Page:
The fact that this technology, which can be readily abused, has been deployed by federal agencies largely in secret should give us all pause. Neither Congress nor a single state legislature has passed a law explicitly authorizing face recognition for law enforcement use that clearly dictates what safeguards must be in place. Yet, federal agencies, including the FBI, have continued to expand the use of face recognition without safeguards. The FBI has access to over 400 million photos for face matching, including the driver’s license databases of over fifteen states and passport application photos,ii has performed hundreds of thousands of face recognition searches, and is now reportedly piloting new uses of the technology.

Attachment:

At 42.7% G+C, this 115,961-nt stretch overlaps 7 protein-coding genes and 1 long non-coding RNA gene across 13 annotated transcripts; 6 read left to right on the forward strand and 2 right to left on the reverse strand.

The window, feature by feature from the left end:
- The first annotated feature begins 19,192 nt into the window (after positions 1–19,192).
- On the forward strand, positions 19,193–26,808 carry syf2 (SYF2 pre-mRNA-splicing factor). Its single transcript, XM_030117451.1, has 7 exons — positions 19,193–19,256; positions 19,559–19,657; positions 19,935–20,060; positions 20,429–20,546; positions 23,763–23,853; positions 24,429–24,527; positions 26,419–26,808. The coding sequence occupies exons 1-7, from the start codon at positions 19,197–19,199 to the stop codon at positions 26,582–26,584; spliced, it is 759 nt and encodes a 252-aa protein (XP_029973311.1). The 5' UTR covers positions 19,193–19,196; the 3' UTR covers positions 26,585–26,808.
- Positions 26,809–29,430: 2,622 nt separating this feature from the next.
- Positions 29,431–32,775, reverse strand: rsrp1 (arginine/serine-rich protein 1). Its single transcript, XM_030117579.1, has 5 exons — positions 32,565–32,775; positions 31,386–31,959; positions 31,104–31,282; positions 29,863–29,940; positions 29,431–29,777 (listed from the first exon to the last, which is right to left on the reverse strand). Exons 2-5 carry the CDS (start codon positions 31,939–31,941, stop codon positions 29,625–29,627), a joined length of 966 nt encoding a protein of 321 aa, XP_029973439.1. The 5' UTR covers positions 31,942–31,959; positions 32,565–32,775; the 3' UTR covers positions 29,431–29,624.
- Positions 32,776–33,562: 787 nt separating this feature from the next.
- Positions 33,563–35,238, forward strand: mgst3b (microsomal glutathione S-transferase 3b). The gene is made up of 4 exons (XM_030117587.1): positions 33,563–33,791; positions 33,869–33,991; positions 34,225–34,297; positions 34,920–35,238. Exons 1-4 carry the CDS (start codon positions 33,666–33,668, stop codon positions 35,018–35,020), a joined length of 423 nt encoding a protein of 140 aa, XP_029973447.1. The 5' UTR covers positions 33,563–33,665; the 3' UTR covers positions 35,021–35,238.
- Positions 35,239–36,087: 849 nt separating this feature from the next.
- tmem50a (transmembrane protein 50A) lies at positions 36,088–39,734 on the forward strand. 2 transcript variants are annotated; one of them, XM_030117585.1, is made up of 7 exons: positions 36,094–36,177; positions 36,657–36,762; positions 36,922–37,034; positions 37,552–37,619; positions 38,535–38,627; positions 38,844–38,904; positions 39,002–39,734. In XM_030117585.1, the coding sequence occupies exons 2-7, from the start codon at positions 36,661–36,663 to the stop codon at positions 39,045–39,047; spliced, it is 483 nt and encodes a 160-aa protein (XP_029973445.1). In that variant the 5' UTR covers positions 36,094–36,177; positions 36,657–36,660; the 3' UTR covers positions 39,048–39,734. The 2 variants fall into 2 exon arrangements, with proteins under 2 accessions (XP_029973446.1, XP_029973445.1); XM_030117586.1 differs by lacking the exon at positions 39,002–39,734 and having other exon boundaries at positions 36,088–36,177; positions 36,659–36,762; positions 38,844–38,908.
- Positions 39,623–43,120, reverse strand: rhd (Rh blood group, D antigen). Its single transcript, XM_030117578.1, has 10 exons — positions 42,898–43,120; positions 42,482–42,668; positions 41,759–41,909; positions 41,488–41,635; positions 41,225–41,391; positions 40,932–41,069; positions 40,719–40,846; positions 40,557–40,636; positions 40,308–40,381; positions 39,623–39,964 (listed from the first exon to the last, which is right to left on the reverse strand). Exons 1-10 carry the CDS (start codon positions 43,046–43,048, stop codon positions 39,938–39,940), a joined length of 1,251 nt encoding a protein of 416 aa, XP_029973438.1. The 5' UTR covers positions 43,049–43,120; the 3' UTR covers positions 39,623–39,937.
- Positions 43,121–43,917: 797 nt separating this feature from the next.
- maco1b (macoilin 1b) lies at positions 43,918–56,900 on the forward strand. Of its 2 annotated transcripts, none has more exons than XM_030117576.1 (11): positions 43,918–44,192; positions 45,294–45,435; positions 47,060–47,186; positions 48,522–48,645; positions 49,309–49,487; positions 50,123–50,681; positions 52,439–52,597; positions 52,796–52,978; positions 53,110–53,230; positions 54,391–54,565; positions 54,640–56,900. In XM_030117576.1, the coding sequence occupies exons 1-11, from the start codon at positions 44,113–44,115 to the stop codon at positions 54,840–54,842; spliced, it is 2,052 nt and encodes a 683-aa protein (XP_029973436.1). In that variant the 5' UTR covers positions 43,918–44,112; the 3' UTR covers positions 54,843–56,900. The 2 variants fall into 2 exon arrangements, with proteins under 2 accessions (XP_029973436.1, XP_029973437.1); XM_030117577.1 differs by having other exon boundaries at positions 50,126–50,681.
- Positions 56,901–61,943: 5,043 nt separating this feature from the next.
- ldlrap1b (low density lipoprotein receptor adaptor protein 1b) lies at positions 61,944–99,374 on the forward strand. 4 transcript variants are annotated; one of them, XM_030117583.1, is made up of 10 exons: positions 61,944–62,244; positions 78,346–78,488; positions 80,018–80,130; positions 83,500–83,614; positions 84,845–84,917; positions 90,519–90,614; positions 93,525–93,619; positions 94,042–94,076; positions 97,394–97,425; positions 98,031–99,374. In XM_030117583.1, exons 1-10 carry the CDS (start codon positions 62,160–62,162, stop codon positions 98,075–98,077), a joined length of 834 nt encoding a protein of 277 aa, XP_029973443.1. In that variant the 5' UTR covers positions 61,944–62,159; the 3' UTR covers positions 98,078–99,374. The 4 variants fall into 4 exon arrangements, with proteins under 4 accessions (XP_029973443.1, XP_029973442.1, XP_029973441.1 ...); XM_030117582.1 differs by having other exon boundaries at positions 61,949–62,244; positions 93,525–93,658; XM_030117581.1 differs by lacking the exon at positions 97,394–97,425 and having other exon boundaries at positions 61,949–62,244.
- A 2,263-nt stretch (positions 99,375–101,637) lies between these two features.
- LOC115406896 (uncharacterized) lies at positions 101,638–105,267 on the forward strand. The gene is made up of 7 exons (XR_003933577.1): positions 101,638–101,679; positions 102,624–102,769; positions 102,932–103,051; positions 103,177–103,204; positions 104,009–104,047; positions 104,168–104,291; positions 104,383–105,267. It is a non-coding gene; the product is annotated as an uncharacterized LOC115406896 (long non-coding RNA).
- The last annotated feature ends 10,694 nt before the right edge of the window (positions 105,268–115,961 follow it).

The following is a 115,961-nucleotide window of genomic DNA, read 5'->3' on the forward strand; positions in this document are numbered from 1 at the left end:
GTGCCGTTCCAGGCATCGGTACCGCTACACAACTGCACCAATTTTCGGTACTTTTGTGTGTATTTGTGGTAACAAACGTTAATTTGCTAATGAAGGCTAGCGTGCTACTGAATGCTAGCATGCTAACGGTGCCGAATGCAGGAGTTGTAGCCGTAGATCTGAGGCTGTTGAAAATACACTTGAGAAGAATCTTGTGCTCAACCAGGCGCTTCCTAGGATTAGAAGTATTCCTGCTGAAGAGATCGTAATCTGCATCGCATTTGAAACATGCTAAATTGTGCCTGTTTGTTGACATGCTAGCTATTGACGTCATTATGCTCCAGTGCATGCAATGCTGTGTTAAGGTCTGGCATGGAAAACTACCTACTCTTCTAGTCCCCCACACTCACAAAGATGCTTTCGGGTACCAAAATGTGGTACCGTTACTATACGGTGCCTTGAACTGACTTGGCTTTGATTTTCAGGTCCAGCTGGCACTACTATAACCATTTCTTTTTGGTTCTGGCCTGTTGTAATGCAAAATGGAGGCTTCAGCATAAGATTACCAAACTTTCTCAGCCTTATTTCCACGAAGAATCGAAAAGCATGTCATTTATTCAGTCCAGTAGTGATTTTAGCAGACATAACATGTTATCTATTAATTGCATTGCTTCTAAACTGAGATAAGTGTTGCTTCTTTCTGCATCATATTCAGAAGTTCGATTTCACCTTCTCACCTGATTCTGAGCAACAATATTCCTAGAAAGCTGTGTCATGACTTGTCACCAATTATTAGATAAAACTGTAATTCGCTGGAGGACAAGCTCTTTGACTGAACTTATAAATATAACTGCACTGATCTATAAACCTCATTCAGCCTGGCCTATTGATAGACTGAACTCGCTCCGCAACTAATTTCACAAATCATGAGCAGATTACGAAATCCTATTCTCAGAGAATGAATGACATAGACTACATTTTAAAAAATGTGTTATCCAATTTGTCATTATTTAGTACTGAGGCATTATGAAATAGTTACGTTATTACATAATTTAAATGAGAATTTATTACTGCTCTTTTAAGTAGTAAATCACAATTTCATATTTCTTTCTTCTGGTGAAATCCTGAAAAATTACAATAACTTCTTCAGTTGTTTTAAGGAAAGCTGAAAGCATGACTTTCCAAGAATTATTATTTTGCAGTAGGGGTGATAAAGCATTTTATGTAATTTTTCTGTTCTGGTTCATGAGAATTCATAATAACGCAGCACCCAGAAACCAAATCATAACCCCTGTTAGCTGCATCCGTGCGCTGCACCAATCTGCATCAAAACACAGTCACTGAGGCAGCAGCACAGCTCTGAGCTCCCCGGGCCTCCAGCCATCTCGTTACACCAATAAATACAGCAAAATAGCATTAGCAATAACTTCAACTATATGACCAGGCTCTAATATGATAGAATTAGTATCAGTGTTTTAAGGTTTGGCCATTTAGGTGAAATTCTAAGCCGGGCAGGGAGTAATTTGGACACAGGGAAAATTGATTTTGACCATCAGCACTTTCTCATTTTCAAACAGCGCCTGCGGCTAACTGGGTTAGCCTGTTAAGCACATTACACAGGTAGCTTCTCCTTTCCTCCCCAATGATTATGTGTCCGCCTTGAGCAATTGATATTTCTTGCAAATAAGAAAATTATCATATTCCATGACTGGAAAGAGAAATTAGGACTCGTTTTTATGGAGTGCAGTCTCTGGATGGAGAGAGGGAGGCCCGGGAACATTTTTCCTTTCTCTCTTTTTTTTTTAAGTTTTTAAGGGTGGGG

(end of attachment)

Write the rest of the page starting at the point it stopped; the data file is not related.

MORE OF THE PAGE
A moratorium is also warranted because the harms associated with this technology will disproportionally fall on vulnerable communities, including communities of color. Numerous studies have found that face recognition is less accurate on certain groups, including women and people with darker skin. For example, a study examining leading face recognition algorithms found that they were 30 percent inaccurate on women of color. Despite these studies, the FBI has not fully tested the accuracy of its own systems and disavows any responsibility to test the accuracy of external agency systems that it uses. Even if the technology were perfectly accurate, it is being deployed in an imperfect world. Thus, it would still risk exacerbating existing